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A Guide to Creating Anchors for Rock Climbing

Building good anchors for rock climbing is fundamental to keeping you and your team safe. Follow these steps and you can't go far wrong.


abseiling while climbing
Abseiling from the top of a crag


Rock climbing is an exhilarating and challenging sport that requires not only physical strength and technique but also proper knowledge and skills in setting up anchors. Anchors are critical for safely securing a climber to the rock face and preventing falls. In this blog, we'll explore the essential steps and techniques for building strong and reliable anchors for rock climbing.


1. Choose the Right Anchor Point:

The first step in building an anchor is to identify a solid and secure anchor point on the rock face. This could be a sturdy tree, a rock horn, a bolted anchor, or a natural feature like a crack or a boulder. Make sure the anchor point is free from loose or unstable rock and can support the weight of the climber.



Placing anchors for climbing
Placing the first runner for protection

2. Use Redundant Systems:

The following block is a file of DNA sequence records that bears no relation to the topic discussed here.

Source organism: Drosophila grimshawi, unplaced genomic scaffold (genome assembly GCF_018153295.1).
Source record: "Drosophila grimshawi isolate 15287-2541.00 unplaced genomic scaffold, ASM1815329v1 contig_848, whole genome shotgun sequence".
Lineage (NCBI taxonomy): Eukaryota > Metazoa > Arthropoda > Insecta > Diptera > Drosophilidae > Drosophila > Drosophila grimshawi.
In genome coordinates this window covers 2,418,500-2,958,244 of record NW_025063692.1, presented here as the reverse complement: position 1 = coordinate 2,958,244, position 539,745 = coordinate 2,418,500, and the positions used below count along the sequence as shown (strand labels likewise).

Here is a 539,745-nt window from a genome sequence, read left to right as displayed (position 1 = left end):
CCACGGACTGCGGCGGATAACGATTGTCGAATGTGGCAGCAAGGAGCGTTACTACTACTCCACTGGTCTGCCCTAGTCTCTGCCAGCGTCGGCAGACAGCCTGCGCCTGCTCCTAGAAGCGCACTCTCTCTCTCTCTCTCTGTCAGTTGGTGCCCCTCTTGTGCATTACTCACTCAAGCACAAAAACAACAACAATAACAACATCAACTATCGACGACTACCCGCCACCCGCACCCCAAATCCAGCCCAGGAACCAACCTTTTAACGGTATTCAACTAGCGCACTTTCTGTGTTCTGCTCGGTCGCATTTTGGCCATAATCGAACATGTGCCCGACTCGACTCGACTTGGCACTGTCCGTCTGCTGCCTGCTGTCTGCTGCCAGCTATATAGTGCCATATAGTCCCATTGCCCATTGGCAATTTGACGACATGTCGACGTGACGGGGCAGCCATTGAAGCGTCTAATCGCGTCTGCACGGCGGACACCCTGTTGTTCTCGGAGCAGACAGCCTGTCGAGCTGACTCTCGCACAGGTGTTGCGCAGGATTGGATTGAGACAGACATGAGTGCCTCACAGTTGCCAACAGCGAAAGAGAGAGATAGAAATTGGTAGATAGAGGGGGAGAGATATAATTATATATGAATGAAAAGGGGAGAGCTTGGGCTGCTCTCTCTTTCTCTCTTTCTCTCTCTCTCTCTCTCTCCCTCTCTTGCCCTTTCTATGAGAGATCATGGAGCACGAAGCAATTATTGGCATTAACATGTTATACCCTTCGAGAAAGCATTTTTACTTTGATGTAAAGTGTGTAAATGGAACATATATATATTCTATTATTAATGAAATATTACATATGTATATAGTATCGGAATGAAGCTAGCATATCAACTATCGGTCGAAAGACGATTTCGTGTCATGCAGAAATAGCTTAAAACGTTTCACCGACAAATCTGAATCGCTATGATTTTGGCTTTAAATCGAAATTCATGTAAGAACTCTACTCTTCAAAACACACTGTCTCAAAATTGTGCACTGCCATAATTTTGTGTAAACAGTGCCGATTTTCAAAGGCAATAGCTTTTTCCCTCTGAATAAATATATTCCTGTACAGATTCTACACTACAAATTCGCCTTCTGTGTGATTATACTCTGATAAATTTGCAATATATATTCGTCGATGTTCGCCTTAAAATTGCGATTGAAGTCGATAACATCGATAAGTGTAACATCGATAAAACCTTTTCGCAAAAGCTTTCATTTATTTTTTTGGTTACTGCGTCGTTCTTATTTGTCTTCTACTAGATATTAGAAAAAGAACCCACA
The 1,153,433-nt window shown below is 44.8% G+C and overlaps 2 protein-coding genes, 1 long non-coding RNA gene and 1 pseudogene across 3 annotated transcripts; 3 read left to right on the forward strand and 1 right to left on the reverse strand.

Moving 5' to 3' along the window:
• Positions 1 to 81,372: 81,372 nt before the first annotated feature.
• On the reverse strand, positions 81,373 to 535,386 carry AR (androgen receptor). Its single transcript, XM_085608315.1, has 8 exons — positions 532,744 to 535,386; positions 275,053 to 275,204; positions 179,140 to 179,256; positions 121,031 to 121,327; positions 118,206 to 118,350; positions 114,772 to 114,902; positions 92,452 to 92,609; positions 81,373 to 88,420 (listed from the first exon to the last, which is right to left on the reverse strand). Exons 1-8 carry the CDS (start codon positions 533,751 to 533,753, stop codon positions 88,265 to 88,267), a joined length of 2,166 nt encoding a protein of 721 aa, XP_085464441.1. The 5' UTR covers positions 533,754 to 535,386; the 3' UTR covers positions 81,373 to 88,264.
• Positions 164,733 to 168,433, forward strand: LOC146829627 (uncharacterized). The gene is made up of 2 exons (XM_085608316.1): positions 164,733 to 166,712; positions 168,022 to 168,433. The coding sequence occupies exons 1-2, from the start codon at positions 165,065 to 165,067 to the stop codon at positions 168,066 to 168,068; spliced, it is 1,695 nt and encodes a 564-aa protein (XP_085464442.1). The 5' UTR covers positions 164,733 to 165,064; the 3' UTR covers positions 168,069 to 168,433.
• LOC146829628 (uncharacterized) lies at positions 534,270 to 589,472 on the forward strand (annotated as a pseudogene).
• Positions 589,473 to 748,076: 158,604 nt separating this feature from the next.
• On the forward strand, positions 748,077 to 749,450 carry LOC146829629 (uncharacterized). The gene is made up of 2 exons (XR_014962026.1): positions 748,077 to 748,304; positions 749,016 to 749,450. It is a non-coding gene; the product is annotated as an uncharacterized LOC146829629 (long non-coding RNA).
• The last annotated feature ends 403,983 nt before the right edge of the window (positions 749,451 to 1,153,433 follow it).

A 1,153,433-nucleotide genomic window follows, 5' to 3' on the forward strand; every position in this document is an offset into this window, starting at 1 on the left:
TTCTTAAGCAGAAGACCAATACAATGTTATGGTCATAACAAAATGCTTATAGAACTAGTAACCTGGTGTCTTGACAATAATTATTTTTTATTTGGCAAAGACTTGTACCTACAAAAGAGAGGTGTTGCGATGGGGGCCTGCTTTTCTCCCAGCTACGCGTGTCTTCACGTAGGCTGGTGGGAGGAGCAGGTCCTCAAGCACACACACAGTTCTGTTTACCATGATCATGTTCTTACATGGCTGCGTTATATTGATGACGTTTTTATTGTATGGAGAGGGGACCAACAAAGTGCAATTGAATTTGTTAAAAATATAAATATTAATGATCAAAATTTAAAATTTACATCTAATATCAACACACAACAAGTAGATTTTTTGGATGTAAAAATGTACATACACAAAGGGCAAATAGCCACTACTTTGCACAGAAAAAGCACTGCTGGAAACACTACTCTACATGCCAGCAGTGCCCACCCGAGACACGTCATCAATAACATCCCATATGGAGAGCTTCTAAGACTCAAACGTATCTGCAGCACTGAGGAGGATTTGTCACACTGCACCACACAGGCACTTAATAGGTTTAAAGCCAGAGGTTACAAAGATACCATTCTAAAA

When setting up an anchor, it's important to use redundant systems to ensure maximum safety. This means having multiple points of attachment to distribute the load and minimize the risk of failure. For example, you can use two pieces of gear (such as cams, nuts, or slings) placed in separate cracks or features to create a strong anchor.


3. Equalize the Anchor:

To distribute the load evenly across the anchor points, it's essential to equalize the anchor. This can be done by using a cordelette or a sling to connect the individual anchor points and adjust the length of the loops to create equal tension. This helps prevent one anchor point from taking on more weight than the others.



Building climbing anchors
Using a karabiner to equalise the anchors


4. Use Strong and Reliable Gear:

When building anchors for rock climbing, it's crucial to use high-quality and reliable gear that is designed for the specific purpose. This includes cams, nuts, slings, carabiners, and quickdraws. Make sure to inspect your gear regularly for signs of wear and tear and replace any damaged or worn-out equipment.


5. Set Up a Master Point:

The master point is the central attachment point where the climbing rope will be secured. It's important to create a strong and secure master point that can withstand the weight and force of a falling climber. This can be done by tying a figure-eight knot or using a dedicated anchor point like a rappel ring or a quicklink.


Building strong and reliable anchors is a crucial skill for rock climbers of all levels. By following these essential steps and techniques, you can create safe and secure anchors that will provide the stability and protection needed for a successful climb. Remember to always prioritize safety and double-check

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